EPSRC logo

Details of Grant 

EPSRC Reference: EP/E031625/1
Title: Optimising GaN light emitting structures on free-standing GaN substrates
Principal Investigator: Humphreys, Professor Sir C
Other Investigators:
Researcher Co-Investigators:
Project Partners:
Department: Materials Science & Metallurgy
Organisation: University of Cambridge
Scheme: Standard Research
Starts: 01 July 2006 Ends: 31 October 2006 Value (£): 68,882
EPSRC Research Topic Classifications:
Materials Characterisation Materials Processing
Materials Synthesis & Growth
EPSRC Industrial Sector Classifications:
Related Grants:
Panel History:  
Summary on Grant Application Form
Gallium nitride (GaN) is an amazing material that can emit brilliant light. GaN light emitting diodes (LEDs) first became available about ten years ago, and are already used in a wide range of applications, including interior lighting in cars, buses and planes; traffic lights, large full-colour displays and backlighting in mobile phones. GaN blue lasers are about to be sold for next-generation DVD players, in which the DVDs will contain more than five times the amount of music or pictures as existing DVDs. Looking to the future, GaN may make possible high-quality, high efficiency white lighting which will produce major energy savings. Another exciting development could be high-efficiency deep ultra-violet LEDs for water purification, particularly in the developing world.Unfortunately, we are currently unable to make the high-efficiency white lighting and deep-UV LEDs referred to above because there are some key scientific problems that remain to be solved. To successfully surmount these challenges requires a detailed understanding of the complex processes involved in the fabrication of the light emitting regions of the LED. These consist of thin layers of an alloy called InGaN, which are sandwiched between thicker layers of GaN to make structures called quantum wells. These quantum wells are 50,000 times thinner than a human hair. We must also understand the processes that limit light emission and optimise the electrical conductivity of the many other semiconductor layers in an LED.A major problem with GaN materials and devices is understanding the role of defects called dislocations. GaN devices are normally grown on sapphire or SiC. Because GaN has different atomic spacings from the atoms in sapphire or SiC, a very high number of dislocations are formed when GaN is grown on these materials. Recently free-standing bulk GaN with far fewer dislocations has become available in limited quantities. Because it is very difficult to grow, it is expensive. However, two producers of this material, Samsung Corning and Lumilog, have offered us some of this material free-of-charge, so that we can optimise the growth of GaN light-emitting structures: both blue and green. This is a wonderful opportunity to do this. As far as we are aware, no one in the world has grown green LEDs on GaN substrates. This research will not only produce blue and green LEDs, it will also help us to understand the role of dislocations in GaN LEDs.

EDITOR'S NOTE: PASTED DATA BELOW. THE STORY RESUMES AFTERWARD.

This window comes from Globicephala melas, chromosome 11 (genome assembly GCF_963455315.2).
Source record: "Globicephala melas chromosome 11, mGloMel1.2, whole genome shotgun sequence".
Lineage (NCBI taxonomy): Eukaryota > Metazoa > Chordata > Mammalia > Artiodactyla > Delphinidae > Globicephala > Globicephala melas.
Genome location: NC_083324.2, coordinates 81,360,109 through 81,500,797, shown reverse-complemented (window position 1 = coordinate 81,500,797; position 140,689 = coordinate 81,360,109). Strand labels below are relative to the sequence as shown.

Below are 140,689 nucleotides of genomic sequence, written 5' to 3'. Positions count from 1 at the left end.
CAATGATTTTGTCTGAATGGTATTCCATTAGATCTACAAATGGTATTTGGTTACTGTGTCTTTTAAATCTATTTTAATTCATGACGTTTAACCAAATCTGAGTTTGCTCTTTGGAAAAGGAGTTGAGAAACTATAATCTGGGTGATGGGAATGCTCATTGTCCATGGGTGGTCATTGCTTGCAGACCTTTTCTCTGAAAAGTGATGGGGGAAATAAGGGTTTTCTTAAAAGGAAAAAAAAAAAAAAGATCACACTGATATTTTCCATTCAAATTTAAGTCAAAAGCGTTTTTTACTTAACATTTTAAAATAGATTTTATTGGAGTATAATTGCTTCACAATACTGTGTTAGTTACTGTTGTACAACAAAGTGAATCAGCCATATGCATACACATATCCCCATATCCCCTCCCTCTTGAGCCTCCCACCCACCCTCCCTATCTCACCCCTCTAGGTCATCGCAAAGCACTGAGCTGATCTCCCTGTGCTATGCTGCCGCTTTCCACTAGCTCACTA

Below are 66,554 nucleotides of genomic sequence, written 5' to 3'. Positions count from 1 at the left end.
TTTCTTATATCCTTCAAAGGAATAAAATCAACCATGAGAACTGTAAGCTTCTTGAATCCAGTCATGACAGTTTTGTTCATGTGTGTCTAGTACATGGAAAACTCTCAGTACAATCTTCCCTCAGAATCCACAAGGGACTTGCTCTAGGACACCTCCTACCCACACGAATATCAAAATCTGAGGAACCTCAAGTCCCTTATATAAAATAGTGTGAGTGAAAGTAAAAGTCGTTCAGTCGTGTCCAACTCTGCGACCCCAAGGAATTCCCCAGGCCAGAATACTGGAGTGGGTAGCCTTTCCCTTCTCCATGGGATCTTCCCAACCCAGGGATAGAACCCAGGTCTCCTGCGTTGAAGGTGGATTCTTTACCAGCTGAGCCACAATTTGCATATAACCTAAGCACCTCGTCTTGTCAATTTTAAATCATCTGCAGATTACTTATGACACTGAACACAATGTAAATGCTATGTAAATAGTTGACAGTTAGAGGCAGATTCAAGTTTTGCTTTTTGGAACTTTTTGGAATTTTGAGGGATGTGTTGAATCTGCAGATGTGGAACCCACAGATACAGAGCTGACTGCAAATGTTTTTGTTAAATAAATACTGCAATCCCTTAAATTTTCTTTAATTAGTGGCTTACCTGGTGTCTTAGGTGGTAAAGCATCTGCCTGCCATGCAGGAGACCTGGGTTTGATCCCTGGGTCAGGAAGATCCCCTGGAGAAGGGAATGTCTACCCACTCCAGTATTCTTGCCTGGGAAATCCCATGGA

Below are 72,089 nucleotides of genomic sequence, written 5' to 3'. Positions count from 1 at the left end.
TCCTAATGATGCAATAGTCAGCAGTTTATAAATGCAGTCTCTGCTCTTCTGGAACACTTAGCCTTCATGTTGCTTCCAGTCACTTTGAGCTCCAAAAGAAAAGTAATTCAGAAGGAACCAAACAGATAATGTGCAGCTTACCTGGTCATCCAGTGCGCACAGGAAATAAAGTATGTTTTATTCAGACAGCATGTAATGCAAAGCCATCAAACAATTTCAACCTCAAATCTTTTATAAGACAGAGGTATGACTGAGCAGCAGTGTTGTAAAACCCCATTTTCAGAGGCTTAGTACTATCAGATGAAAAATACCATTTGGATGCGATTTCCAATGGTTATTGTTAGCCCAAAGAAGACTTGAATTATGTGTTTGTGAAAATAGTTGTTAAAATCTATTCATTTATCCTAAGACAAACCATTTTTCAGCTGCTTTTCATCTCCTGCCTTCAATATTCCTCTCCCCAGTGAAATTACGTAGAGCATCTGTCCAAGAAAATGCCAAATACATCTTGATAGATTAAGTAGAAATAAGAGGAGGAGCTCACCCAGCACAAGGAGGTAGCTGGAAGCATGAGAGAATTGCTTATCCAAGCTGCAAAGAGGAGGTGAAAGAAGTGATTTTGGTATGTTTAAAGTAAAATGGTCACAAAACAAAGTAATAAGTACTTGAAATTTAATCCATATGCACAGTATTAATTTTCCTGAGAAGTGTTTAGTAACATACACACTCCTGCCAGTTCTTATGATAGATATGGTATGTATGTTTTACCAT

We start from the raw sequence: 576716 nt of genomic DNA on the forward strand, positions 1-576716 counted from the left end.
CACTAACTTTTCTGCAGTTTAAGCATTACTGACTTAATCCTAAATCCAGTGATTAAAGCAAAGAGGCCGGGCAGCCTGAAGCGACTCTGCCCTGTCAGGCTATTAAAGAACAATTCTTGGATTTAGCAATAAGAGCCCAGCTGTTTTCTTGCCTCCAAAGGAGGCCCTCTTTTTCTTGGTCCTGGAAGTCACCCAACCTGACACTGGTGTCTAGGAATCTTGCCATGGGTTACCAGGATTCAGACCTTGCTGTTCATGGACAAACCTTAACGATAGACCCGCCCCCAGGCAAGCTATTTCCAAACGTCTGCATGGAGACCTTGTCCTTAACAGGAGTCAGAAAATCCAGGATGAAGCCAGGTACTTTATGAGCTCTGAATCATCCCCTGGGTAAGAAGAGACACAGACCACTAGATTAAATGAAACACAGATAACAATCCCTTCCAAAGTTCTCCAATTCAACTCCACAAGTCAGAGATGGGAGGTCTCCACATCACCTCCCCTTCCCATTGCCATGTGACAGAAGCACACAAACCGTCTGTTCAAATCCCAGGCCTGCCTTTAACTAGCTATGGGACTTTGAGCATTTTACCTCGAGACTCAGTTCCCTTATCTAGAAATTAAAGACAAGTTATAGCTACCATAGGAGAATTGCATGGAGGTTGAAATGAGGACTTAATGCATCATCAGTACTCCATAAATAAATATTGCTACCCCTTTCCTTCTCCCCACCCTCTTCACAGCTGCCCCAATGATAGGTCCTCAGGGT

Key Findings
This information can now be found on Gateway to Research (GtR) http://gtr.rcuk.ac.uk
Potential use in non-academic contexts
This information can now be found on Gateway to Research (GtR) http://gtr.rcuk.ac.uk
Description This information can now be found on Gateway to Research (GtR) http://gtr.rcuk.ac.uk
Date Materialised
Sectors submitted by the Researcher
This information can now be found on Gateway to Research (GtR) http://gtr.rcuk.ac.uk
Project URL:  
Further Information:  
Organisation Website: http://www.cam.ac.uk